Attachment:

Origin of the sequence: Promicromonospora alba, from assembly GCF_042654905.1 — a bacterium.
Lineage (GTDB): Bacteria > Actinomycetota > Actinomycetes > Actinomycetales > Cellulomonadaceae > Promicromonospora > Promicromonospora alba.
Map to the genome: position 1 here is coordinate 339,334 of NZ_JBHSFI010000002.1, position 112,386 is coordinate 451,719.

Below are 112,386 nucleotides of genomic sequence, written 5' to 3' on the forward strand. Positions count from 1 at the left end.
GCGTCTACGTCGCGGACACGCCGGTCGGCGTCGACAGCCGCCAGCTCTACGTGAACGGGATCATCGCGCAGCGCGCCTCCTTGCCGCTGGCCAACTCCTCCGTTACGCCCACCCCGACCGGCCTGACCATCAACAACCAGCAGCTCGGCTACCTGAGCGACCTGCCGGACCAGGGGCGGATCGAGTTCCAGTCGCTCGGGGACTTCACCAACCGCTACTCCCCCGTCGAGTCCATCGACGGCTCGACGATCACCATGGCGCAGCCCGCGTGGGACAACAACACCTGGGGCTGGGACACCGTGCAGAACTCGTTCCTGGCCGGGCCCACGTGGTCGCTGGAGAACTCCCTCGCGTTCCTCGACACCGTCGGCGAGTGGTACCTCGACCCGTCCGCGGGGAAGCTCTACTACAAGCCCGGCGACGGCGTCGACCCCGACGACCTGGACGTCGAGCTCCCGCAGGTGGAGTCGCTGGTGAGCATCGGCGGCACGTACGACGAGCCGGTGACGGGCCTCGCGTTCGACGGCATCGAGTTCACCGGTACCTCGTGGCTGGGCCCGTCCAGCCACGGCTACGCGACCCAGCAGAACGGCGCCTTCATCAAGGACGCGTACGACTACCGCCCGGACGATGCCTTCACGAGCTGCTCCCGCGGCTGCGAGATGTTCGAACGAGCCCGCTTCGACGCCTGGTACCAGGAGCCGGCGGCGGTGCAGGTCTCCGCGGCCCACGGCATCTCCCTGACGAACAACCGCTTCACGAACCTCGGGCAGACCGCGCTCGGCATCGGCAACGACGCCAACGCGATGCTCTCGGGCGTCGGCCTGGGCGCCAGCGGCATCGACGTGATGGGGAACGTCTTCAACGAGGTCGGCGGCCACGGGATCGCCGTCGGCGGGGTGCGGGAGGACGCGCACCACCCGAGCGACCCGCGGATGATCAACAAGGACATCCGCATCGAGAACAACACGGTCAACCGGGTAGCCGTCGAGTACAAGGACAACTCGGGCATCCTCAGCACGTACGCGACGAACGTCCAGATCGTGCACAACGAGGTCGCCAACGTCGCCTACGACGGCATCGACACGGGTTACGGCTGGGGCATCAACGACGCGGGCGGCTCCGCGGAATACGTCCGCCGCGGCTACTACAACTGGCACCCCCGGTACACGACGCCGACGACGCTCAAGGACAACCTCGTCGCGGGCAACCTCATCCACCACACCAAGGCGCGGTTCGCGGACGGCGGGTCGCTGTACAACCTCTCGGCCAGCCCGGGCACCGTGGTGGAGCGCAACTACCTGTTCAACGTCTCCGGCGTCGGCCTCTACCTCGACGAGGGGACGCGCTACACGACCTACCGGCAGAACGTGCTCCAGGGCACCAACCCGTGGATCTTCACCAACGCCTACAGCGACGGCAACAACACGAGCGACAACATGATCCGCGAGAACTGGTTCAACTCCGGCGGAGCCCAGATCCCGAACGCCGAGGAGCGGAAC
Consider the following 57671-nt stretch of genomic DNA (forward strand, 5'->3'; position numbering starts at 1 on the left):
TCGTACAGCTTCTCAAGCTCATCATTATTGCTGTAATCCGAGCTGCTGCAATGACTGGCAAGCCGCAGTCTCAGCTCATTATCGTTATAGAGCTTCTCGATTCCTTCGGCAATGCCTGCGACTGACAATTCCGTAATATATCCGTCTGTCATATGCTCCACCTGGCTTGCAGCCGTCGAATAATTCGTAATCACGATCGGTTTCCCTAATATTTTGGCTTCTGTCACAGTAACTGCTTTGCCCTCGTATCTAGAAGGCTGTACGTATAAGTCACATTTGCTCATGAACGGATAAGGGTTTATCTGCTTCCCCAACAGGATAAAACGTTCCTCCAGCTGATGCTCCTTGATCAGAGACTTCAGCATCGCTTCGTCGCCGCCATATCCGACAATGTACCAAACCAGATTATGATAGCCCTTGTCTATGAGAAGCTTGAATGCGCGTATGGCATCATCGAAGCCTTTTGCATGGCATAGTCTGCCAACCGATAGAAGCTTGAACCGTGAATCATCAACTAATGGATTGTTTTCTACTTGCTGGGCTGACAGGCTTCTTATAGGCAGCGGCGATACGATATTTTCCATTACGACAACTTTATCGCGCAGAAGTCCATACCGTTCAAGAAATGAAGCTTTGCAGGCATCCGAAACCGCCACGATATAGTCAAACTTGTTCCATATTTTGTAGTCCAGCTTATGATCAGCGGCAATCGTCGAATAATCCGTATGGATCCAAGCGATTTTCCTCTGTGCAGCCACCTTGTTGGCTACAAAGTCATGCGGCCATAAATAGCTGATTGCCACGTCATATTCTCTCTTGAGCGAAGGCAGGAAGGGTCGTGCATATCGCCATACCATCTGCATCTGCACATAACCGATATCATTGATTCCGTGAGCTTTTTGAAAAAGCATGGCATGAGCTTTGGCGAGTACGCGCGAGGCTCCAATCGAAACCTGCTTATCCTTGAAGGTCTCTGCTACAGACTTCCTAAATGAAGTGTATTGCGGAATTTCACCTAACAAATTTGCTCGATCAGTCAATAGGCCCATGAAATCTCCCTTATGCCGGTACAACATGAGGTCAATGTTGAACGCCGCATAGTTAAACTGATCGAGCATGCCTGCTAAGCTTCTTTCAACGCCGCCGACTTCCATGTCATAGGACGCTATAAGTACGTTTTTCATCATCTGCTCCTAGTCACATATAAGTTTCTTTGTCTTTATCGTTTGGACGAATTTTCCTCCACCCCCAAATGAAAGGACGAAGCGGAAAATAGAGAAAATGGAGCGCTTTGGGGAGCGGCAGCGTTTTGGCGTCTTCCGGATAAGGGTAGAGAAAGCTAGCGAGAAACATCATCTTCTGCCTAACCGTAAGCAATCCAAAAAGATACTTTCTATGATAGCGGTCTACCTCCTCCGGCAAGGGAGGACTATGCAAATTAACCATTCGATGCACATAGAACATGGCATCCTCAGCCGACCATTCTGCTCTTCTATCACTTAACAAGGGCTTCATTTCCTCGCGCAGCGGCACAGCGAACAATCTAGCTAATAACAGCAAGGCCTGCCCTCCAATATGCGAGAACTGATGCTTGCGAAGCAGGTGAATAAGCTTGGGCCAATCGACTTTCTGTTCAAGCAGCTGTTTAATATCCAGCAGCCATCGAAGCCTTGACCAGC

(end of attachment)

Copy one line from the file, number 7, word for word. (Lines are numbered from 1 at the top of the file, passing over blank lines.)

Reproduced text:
TCGTACAGCTTCTCAAGCTCATCATTATTGCTGTAATCCGAGCTGCTGCAATGACTGGCAAGCCGCAGTCTCAGCTCATTATCGTTATAGAGCTTCTCGATTCCTTCGGCAATGCCTGCGACTGACAATTCCGTAATATATCCGTCTGTCATATGCTCCACCTGGCTTGCAGCCGTCGAATAATTCGTAATCACGATCGGTTTCCCTAATATTTTGGCTTCTGTCACAGTAACTGCTTTGCCCTCGTATCTAGAAGGCTGTACGTATAAGTCACATTTGCTCATGAACGGATAAGGGTTTATCTGCTTCCCCAACAGGATAAAACGTTCCTCCAGCTGATGCTCCTTGATCAGAGACTTCAGCATCGCTTCGTCGCCGCCATATCCGACAATGTACCAAACCAGATTATGATAGCCCTTGTCTATGAGAAGCTTGAATGCGCGTATGGCATCATCGAAGCCTTTTGCATGGCATAGTCTGCCAACCGATAGAAGCTTGAACCGTGAATCATCAACTAATGGATTGTTTTCTACTTGCTGGGCTGACAGGCTTCTTATAGGCAGCGGCGATACGATATTTTCCATTACGACAACTTTATCGCGCAGAAGTCCATACCGTTCAAGAAATGAAGCTTTGCAGGCATCCGAAACCGCCACGATATAGTCAAACTTGTTCCATATTTTGTAGTCCAGCTTATGATCAGCGGCAATCGTCGAATAATCCGTATGGATCCAAGCGATTTTCCTCTGTGCAGCCACCTTGTTGGCTACAAAGTCATGCGGCCATAAATAGCTGATTGCCACGTCATATTCTCTCTTGAGCGAAGGCAGGAAGGGTCGTGCATATCGCCATACCATCTGCATCTGCACATAACCGATATCATTGATTCCGTGAGCTTTTTGAAAAAGCATGGCATGAGCTTTGGCGAGTACGCGCGAGGCTCCAATCGAAACCTGCTTATCCTTGAAGGTCTCTGCTACAGACTTCCTAAATGAAGTGTATTGCGGAATTTCACCTAACAAATTTGCTCGATCAGTCAATAGGCCCATGAAATCTCCCTTATGCCGGTACAACATGAGGTCAATGTTGAACGCCGCATAGTTAAACTGATCGAGCATGCCTGCTAAGCTTCTTTCAACGCCGCCGACTTCCATGTCATAGGACGCTATAAGTACGTTTTTCATCATCTGCTCCTAGTCACATATAAGTTTCTTTGTCTTTATCGTTTGGACGAATTTTCCTCCACCCCCAAATGAAAGGACGAAGCGGAAAATAGAGAAAATGGAGCGCTTTGGGGAGCGGCAGCGTTTTGGCGTCTTCCGGATAAGGGTAGAGAAAGCTAGCGAGAAACATCATCTTCTGCCTAACCGTAAGCAATCCAAAAAGATACTTTCTATGATAGCGGTCTACCTCCTCCGGCAAGGGAGGACTATGCAAATTAACCATTCGATGCACATAGAACATGGCATCCTCAGCCGACCATTCTGCTCTTCTATCACTTAACAAGGGCTTCATTTCCTCGCGCAGCGGCACAGCGAACAATCTAGCTAATAACAGCAAGGCCTGCCCTCCAATATGCGAGAACTGATGCTTGCGAAGCAGGTGAATAAGCTTGGGCCAATCGACTTTCTGTTCAAGCAGCTGTTTAATATCCAGCAGCCATCGAAGCCTTGACCAGC